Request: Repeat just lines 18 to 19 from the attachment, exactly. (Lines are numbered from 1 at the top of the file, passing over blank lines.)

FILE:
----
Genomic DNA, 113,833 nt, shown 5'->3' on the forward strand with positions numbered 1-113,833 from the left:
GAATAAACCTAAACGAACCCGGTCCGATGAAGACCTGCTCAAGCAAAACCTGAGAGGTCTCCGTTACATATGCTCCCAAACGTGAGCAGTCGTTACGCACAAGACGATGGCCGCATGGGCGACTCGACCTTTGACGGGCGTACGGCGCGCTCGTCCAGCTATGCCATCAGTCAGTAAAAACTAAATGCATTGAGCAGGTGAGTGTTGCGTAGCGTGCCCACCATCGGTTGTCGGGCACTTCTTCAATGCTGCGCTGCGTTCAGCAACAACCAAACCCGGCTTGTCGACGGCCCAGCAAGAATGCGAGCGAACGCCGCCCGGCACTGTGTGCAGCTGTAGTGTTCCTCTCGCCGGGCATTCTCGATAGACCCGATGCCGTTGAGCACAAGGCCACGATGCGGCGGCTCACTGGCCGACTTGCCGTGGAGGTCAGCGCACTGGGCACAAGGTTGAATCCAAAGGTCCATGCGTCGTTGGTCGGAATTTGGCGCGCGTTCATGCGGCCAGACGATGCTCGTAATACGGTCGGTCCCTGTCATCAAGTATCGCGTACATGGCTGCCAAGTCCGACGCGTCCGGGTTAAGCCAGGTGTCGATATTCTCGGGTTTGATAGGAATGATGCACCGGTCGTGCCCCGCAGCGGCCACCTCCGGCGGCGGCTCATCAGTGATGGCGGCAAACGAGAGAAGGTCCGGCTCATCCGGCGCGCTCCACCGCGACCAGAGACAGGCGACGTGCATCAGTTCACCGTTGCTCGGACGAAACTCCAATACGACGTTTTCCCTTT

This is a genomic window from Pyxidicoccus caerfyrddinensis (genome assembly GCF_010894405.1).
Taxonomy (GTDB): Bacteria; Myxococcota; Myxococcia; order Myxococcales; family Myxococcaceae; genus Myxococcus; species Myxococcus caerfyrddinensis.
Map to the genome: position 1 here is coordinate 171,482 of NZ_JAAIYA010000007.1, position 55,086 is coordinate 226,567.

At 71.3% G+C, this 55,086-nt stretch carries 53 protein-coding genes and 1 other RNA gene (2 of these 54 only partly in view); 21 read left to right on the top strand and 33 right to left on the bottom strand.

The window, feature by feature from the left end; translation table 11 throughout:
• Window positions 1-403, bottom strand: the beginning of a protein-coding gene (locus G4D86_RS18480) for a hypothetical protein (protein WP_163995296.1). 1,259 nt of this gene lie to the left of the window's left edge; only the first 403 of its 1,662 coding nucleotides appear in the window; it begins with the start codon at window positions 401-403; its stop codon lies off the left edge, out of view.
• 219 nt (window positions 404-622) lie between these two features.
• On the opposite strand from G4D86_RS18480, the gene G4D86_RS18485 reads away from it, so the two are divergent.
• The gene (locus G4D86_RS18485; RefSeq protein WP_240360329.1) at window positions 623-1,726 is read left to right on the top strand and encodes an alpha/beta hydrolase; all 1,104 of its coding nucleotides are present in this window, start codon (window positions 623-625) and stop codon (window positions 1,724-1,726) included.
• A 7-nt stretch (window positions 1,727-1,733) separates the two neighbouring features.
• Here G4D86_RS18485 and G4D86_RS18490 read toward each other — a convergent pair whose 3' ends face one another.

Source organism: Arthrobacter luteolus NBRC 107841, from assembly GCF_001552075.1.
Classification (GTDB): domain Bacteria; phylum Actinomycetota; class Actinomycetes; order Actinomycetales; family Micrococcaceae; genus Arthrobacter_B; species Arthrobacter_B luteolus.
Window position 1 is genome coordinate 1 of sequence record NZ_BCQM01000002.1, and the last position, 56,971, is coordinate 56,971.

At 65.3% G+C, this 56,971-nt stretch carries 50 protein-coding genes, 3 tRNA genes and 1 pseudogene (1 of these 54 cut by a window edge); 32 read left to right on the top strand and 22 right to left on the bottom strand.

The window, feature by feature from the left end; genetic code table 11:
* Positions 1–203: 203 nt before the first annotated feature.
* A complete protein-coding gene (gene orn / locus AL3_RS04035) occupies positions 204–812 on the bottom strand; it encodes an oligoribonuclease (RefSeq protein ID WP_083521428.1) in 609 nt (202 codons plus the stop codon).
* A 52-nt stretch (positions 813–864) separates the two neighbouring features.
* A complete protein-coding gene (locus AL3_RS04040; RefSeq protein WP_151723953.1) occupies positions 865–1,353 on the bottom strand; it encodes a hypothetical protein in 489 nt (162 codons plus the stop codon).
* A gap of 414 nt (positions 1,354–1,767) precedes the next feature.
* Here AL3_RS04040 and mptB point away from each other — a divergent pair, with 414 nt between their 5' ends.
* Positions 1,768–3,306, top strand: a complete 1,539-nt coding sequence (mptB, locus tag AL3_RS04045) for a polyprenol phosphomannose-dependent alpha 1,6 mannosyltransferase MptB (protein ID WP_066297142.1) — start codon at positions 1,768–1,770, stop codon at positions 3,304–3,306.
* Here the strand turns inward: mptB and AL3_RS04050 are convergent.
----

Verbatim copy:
The window, feature by feature from the left end; genetic code table 11:
* Positions 1–203: 203 nt before the first annotated feature.